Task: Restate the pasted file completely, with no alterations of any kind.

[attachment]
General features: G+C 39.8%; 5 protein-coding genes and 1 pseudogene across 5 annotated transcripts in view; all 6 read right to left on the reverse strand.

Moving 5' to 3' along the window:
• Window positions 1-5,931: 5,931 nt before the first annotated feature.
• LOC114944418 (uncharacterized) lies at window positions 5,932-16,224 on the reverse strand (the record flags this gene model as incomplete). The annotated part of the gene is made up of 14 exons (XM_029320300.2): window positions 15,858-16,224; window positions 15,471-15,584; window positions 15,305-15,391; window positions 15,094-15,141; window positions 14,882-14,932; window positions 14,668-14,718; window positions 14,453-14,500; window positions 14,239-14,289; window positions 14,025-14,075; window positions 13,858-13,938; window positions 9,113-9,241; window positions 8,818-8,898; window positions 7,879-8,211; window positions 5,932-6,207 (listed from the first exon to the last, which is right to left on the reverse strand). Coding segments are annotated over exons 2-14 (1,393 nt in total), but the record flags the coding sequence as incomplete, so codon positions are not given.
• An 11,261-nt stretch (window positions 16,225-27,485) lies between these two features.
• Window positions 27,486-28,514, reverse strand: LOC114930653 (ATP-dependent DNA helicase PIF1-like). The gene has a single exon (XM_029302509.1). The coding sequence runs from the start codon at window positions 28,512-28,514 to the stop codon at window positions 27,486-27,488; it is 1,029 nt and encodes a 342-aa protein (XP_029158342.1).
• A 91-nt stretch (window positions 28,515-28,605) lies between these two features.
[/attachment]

General features: G+C 39.8%; 5 protein-coding genes and 1 pseudogene across 5 annotated transcripts in view; all 6 read right to left on the reverse strand.

Moving 5' to 3' along the window:
• Window positions 1-5,931: 5,931 nt before the first annotated feature.
• LOC114944418 (uncharacterized) lies at window positions 5,932-16,224 on the reverse strand (the record flags this gene model as incomplete). The annotated part of the gene is made up of 14 exons (XM_029320300.2): window positions 15,858-16,224; window positions 15,471-15,584; window positions 15,305-15,391; window positions 15,094-15,141; window positions 14,882-14,932; window positions 14,668-14,718; window positions 14,453-14,500; window positions 14,239-14,289; window positions 14,025-14,075; window positions 13,858-13,938; window positions 9,113-9,241; window positions 8,818-8,898; window positions 7,879-8,211; window positions 5,932-6,207 (listed from the first exon to the last, which is right to left on the reverse strand). Coding segments are annotated over exons 2-14 (1,393 nt in total), but the record flags the coding sequence as incomplete, so codon positions are not given.
• An 11,261-nt stretch (window positions 16,225-27,485) lies between these two features.
• Window positions 27,486-28,514, reverse strand: LOC114930653 (ATP-dependent DNA helicase PIF1-like). The gene has a single exon (XM_029302509.1). The coding sequence runs from the start codon at window positions 28,512-28,514 to the stop codon at window positions 27,486-27,488; it is 1,029 nt and encodes a 342-aa protein (XP_029158342.1).
• A 91-nt stretch (window positions 28,515-28,605) lies between these two features.